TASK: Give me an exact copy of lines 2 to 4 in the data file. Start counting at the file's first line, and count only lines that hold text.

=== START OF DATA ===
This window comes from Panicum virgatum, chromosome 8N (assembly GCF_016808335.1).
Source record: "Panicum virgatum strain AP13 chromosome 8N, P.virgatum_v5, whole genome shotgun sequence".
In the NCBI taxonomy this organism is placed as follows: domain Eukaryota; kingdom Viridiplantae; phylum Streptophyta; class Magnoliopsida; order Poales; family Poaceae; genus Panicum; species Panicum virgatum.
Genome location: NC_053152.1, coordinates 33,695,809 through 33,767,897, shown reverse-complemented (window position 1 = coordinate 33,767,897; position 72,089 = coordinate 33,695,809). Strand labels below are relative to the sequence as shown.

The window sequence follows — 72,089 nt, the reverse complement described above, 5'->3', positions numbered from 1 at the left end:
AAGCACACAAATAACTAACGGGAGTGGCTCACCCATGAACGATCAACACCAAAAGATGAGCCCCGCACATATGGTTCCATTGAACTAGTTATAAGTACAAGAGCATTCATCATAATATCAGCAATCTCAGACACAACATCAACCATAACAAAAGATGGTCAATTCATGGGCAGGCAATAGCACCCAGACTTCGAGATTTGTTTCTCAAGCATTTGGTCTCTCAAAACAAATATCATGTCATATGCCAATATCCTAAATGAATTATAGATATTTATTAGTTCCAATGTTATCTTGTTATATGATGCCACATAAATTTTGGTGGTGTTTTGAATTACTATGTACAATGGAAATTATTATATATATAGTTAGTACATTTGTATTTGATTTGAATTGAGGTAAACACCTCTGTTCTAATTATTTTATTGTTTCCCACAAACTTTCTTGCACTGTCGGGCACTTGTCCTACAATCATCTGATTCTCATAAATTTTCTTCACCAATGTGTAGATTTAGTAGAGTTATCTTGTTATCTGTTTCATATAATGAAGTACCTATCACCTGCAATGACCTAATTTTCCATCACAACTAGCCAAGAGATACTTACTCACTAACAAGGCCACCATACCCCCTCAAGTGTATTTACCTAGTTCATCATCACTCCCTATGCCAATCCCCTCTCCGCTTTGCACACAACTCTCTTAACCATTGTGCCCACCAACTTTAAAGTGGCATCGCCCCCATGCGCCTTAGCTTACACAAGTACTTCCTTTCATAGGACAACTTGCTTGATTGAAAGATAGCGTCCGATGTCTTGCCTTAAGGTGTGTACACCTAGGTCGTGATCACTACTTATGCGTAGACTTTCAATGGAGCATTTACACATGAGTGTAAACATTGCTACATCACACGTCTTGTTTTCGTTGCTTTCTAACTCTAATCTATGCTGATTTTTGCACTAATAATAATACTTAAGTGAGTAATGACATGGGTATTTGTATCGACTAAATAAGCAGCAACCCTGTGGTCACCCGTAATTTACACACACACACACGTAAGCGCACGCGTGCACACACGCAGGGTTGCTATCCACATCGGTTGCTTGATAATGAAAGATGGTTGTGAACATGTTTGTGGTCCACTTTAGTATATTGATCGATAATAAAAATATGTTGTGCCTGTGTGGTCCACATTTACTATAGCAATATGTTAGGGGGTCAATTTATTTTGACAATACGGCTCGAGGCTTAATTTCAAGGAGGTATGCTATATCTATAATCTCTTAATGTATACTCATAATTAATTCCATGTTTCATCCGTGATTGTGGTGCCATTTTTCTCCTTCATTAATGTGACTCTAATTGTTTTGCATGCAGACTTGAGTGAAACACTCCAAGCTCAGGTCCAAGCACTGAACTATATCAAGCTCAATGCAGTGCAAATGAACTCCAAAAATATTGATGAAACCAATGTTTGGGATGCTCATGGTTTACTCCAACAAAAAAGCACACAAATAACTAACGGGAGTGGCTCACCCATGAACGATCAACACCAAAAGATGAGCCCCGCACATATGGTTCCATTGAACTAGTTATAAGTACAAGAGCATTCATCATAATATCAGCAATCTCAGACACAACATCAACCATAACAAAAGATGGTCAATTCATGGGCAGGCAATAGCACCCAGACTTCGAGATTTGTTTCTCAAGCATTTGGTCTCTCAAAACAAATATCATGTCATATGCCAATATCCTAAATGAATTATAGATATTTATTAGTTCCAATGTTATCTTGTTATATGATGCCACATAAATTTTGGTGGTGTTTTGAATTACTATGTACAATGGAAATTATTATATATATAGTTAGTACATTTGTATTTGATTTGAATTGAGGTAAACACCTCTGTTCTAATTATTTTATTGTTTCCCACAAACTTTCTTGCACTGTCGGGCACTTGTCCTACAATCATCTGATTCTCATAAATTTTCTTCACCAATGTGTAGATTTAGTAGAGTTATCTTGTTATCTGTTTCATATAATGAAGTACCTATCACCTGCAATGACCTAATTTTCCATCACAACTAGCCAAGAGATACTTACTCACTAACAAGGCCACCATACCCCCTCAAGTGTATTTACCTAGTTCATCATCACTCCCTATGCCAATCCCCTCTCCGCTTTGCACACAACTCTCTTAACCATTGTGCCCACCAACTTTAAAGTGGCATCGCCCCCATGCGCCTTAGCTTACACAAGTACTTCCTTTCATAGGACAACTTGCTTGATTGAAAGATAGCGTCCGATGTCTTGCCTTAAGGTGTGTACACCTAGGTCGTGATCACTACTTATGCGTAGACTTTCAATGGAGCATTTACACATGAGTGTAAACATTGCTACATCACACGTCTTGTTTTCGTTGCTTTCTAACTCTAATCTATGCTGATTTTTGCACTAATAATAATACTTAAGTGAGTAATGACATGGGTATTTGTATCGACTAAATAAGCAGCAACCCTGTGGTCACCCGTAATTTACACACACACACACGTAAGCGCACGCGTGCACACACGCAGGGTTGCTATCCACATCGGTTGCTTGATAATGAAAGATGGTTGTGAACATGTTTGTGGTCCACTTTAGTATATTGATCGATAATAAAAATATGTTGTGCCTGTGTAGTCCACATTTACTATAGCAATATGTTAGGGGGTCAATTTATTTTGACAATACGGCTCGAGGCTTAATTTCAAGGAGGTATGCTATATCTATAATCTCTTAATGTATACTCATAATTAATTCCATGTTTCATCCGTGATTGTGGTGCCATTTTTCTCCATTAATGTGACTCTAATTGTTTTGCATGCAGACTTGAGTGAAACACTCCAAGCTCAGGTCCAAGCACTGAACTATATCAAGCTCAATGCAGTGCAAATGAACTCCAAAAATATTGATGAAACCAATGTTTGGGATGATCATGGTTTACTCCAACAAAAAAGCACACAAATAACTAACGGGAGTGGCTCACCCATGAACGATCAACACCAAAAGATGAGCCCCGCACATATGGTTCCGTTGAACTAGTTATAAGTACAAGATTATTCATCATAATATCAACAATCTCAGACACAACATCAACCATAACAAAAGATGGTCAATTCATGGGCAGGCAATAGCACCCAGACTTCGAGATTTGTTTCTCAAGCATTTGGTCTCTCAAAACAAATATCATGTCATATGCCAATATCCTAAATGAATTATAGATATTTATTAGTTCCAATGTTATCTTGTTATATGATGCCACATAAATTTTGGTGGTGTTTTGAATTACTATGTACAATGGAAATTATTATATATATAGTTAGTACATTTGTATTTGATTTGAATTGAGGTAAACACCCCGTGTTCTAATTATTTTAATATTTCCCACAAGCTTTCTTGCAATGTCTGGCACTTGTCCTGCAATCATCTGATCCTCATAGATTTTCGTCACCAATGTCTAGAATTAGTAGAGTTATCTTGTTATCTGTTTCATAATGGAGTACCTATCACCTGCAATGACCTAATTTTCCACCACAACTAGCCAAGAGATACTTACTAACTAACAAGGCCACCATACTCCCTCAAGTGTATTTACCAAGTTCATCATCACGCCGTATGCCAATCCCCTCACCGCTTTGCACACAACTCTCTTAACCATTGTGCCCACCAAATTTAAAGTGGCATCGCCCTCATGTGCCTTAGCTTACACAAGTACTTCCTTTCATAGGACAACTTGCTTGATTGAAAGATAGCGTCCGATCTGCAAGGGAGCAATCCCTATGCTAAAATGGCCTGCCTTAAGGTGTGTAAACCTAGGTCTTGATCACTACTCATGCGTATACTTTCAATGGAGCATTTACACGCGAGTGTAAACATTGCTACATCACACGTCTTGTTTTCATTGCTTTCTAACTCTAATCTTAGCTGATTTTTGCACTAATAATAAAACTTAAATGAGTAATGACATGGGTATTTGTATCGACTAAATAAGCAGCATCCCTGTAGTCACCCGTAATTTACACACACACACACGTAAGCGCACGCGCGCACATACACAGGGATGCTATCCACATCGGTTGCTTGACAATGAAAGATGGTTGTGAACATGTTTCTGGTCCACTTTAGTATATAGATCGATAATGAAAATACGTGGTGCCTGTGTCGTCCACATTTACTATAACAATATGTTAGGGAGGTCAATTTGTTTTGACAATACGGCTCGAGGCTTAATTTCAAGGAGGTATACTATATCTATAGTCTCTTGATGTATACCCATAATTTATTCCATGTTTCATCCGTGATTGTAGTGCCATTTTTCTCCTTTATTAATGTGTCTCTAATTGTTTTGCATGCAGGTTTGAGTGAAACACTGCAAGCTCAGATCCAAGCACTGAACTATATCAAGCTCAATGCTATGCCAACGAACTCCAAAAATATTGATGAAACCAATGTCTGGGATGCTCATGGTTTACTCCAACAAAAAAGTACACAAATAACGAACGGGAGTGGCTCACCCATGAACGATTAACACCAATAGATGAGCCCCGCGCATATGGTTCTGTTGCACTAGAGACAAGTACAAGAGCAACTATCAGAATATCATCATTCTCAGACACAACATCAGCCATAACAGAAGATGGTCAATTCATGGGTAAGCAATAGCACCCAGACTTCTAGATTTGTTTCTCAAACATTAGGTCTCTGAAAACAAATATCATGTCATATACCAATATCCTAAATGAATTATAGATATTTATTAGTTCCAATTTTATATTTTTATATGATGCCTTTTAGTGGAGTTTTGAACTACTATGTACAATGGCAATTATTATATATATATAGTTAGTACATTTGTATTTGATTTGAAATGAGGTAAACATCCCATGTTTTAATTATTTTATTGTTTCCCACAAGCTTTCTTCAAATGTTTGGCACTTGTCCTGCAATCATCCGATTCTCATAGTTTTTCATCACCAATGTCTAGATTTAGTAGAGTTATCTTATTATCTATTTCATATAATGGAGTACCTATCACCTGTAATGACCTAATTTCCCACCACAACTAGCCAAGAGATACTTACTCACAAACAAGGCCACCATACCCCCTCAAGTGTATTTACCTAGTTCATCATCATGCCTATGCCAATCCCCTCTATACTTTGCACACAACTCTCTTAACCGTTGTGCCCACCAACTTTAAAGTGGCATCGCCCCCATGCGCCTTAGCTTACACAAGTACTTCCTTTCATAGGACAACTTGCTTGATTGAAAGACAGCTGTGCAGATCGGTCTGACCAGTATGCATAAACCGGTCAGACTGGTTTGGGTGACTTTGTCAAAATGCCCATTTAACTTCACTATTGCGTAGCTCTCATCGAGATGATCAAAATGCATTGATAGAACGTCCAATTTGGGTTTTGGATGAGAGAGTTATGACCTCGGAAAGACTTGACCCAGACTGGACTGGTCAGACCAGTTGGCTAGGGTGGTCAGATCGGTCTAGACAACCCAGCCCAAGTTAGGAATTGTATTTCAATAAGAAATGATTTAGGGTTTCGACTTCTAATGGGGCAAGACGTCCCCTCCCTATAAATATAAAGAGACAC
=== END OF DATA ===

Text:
Source record: "Panicum virgatum strain AP13 chromosome 8N, P.virgatum_v5, whole genome shotgun sequence".
In the NCBI taxonomy this organism is placed as follows: domain Eukaryota; kingdom Viridiplantae; phylum Streptophyta; class Magnoliopsida; order Poales; family Poaceae; genus Panicum; species Panicum virgatum.
Genome location: NC_053152.1, coordinates 33,695,809 through 33,767,897, shown reverse-complemented (window position 1 = coordinate 33,767,897; position 72,089 = coordinate 33,695,809). Strand labels below are relative to the sequence as shown.